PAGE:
Professor Wayment’s new study version/translation of the New Testament will be a central component of our family study of the New Testament this year. I adore the lyrical beauty of the language of the King James Version of the bible, but I’ve also spent 30 years of intensive study to master it! My daughter already finds the language far easier to grasp and understand. The book is also filled with fantastic historical/biographical notes to provide context for our family study. Highly recommended.
So grateful to have this guide as I read and study the New Testament with my family. My kids and I understand the stories and words. It needs to be in every family’ collection!!
If you desire to make your study of the New Testament productive, enlightening, and inspiring, you will want to have at one elbow a copy of your King James Version and at the other elbow a new scripture study tool, “The New Testament: A Translation for Latter-day Saints.” This translation, by Thomas A. Wayment, will soon take its rightful place among the very important translations of the New Testament, making it come alive in the English language of modern times.
[¶] In announcing “Come, Follow Me--For Individuals and Families,” the First Presidency said, “Living by and reading the word of God will build faith in Heavenly Father and His plan of salvation and in the Savior Jesus Christ and His Atonement” (First Presidency letter, June 29, 2018). Reading the word of God generally, and the King James Version of the New Testament specifically, can challenge us with words, phrases, and language we sometimes may struggle to comprehend.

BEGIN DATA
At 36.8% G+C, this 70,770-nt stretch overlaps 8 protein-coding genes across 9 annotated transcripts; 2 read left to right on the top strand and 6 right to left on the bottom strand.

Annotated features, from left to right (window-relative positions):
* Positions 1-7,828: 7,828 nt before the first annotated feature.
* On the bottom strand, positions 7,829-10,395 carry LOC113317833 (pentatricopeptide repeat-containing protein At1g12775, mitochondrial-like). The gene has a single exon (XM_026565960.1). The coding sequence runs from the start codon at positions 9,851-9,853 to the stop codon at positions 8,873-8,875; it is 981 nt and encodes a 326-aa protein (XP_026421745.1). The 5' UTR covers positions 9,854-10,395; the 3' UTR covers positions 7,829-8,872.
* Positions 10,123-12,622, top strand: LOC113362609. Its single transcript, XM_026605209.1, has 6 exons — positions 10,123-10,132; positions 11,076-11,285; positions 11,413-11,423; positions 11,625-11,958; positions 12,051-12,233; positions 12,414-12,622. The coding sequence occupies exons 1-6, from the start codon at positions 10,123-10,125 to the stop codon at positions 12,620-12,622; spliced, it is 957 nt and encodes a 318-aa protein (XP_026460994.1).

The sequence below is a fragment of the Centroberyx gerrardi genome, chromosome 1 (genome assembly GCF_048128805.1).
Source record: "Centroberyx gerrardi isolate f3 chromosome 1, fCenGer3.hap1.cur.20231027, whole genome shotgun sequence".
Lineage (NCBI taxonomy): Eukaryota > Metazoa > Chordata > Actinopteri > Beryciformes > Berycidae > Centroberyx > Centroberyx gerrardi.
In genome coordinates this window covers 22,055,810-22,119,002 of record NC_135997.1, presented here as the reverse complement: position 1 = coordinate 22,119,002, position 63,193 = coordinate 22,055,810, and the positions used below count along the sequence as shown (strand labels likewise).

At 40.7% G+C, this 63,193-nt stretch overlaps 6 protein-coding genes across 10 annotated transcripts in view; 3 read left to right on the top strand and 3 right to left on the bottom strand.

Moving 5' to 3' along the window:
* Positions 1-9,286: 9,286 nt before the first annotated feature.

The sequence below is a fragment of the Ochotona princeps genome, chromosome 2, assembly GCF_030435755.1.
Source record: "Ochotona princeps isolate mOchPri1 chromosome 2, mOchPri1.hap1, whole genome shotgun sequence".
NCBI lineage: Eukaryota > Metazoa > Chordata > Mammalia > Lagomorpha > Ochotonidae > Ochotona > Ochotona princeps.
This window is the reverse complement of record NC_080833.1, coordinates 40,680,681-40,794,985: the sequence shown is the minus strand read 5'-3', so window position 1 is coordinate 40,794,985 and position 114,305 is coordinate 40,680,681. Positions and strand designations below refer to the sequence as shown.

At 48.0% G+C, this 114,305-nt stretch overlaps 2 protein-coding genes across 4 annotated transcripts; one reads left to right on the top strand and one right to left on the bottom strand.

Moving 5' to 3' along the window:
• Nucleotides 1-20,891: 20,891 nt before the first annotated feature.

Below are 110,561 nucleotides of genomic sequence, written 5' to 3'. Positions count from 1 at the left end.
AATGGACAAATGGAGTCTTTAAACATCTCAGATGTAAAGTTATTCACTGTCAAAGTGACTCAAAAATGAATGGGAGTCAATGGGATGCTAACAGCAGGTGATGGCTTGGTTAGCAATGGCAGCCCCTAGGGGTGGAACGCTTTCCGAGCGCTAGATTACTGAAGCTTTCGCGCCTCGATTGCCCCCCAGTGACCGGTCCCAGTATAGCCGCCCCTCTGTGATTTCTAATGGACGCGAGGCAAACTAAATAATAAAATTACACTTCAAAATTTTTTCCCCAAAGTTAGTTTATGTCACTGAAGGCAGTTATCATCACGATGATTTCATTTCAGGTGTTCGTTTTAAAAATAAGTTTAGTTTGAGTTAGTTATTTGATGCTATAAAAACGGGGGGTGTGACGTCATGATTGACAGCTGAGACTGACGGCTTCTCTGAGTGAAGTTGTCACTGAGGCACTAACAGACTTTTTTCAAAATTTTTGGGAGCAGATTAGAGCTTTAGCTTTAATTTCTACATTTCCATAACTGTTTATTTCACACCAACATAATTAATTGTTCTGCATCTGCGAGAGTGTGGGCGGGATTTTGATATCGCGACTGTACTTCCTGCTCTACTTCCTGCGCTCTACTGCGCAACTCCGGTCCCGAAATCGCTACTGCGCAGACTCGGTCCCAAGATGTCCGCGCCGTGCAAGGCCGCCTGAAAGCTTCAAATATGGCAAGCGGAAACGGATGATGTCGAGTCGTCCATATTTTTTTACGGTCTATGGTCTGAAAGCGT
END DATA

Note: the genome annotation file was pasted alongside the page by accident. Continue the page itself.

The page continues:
[¶] This need no longer be. Under the heading “Ideas to Improve Your Personal Scripture Study,” the resource titled “Come, Follow Me--For Individuals and Families” encourages us to “use scripture study helps,” including “the footnotes, the Topical Guide, the Bible Dictionary, the Guide to the Scriptures (scriptures.lds.org), and other study helps.” Now placed at the forefront of my own collection of “other study helps” is Wayment's translation, with its very important features (original paragraphing, comprehensive cross-referencing, and, most importantly, accessible readability of and faithfulness to what Jesus actually said and did and to what his disciples acutally wrote and testified of).
[¶] This may well eventually prove to be the most important book to be published since the Book of Mormon, Doctrine and Covenants, and Pearl of Great Price. The “Note to Reader” at the beginning of the volume makes one feel the same as when reading what the King James translators wrote to their readers. Wayment has done in our day what the KJV translators did 400 years ago. They asked, “How shall men [and women] meditate in that which they cannot understand? How shall they understand that which is kept close in an unknown tongue?” (“The Translators to the Reader,” paragraph titled “Translation necessary.”) Wayment clearly wants to help increase scriptural literacy in our day. With this translation and its accompanying notes and references, he will accomplish that task not only for Latter-day Saints but for anyone seeking greater insight into the New Testament texts.
[¶] The original paragraphing he has restored to the text is so very important. The formatting, with notes below, is so much like the best Bibles published.
[¶] If this does not get the highest praise from those who should praise it endlessly, I lament the fate of the world. Which, of course, clearly is an over-the-top way of saying Wayment has accomplished a very, very important work. This assuredly is the most important book published in the LDS universe in decades, maybe in this dispensation apart from the three mentioned above.
[¶] The next prior modern-day translation of the New Testament that has garnered my admiration is J.B. Phillips' translation. Wayment's scholarly, accurate, and approachable translation will now easily take first place as my favorite. For all of us who love the King James, but who also appreciate its failings, Wayment's work no doubt will set in motion many important improvements in our understanding of the text both now and in the years and decades to come.